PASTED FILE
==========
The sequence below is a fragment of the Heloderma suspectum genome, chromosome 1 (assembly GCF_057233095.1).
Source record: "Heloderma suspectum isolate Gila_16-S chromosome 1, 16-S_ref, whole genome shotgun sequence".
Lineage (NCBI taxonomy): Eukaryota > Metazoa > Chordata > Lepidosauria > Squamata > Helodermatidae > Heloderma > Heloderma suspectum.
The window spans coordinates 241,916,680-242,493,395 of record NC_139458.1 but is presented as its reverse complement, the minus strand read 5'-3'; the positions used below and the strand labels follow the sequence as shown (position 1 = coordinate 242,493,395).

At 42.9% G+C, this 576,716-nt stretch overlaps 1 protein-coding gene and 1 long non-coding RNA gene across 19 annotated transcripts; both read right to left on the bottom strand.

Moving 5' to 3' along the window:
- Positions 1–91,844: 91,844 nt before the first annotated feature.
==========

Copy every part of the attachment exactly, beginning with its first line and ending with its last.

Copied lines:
The sequence below is a fragment of the Heloderma suspectum genome, chromosome 1 (assembly GCF_057233095.1).
Source record: "Heloderma suspectum isolate Gila_16-S chromosome 1, 16-S_ref, whole genome shotgun sequence".
Lineage (NCBI taxonomy): Eukaryota > Metazoa > Chordata > Lepidosauria > Squamata > Helodermatidae > Heloderma > Heloderma suspectum.
The window spans coordinates 241,916,680-242,493,395 of record NC_139458.1 but is presented as its reverse complement, the minus strand read 5'-3'; the positions used below and the strand labels follow the sequence as shown (position 1 = coordinate 242,493,395).

At 42.9% G+C, this 576,716-nt stretch overlaps 1 protein-coding gene and 1 long non-coding RNA gene across 19 annotated transcripts; both read right to left on the bottom strand.

Moving 5' to 3' along the window:
- Positions 1–91,844: 91,844 nt before the first annotated feature.